These customisation options come blissfully obligation-free. The Sims happily accommodates every level of player from can't-be-bothered dabbler through to OCD obsessive with blueprints for every room and item of furniture in their Sim dream home. If you just want to stick a few randomised Sims into a house and start prodding them about without so much as changing the wallpaper, no problem.
It's not a control nightmare either. It gets around the lack of mouse-cursor precision by not demanding it. Click your cursor near close-together objects and it simply asks which one you'd like to interact with. Comprehensive Sim stats – including their current needs, ambitions, relationships, personalities, the lot – are displayed in easy-to-read form in the bottom right of the screen, and in a detailed set of menus with the touch of a button. Switching between life mode, the town map, build and buy with the Back button is almost instant.
Challenges add a comforting sense of short-term reward for intimidated console gamers, as if the daily cycle of life, parties, work and wish-fulfilment wasn't absorbing enough. Practically everything that Sims achieve in life, from working out to snogging friends to fulfilling their desire for a big new TV, is rewarded with points that can be spent on new items or Karma Powers (supernatural occurrences like meteor showers and earthquakes that you can inflict upon your Sims).
It's worth remembering that this isn't just the first painless console port of a Sims game, it's a painless console port of the very best Sims game. Sims are complicated, loveable little clusters of needs, moodlets, personality traits and aspirations; the game is now a finely-tuned balance of control and observation rather than the mechanical sequence of seeing to their needs that it once was.
Things like free will and ageing are now fully adjustable. You can set the game up to order them around like little automatons, or gently usher circumstances into their favour whilst they go about their lives independently, picking their own friends and partners and hobbies. You can keep them suspended in eternal party-filled youth or watch them have kids and get old, feeling a twinge of sadness when they eventually die – until they return to haunt their remaining relatives.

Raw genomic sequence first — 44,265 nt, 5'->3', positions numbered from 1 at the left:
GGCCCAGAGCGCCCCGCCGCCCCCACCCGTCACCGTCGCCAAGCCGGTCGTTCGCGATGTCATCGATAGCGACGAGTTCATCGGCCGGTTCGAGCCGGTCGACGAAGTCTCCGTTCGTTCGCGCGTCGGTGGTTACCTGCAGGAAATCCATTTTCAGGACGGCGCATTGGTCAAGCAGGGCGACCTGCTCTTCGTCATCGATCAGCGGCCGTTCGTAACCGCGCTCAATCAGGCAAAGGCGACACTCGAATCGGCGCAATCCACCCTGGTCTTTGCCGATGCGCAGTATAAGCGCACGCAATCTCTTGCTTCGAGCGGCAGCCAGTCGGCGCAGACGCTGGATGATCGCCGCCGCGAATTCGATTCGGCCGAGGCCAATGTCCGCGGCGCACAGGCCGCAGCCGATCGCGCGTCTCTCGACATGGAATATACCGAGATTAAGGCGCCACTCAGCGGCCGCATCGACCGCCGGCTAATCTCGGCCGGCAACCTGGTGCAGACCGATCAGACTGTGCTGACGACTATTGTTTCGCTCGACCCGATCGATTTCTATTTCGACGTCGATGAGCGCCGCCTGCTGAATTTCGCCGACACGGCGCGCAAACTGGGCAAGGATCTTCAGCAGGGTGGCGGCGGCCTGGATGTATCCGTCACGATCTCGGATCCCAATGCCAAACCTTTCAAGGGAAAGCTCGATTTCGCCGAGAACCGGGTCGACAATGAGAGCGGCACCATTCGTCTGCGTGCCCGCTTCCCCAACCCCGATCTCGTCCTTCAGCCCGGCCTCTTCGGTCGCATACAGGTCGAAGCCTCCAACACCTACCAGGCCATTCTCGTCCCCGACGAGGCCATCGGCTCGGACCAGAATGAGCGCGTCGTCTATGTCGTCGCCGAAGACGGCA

The Sims lets you explore all of its depth and detail and scope exactly how you choose, never telling you what to do. It's a loveable, funny game whether you're guiding your Sims towards happy lives, tormenting maladjusted lunatics of your own creation with with an endless run of disasters, or just leaving them to do their own thing: watching them flirt and throw tantrums and play guitar in their underwear whilst everyone's out of the house.
You can't review a Sims game so much by its features as by the stories that you end up telling about it. On consoles, at heart, it's the same rewarding, anecdote-rich and very personal experience as it ever was. If you've got the option, then the PC version is still the one to go for, but in every significant way, this is just as good.
8 / 10
This review covers the Xbox 360 and PS3 versions of The Sims 3, out now. The Wii version, out on November 12th, differs significantly. We reviewed the PC version last year.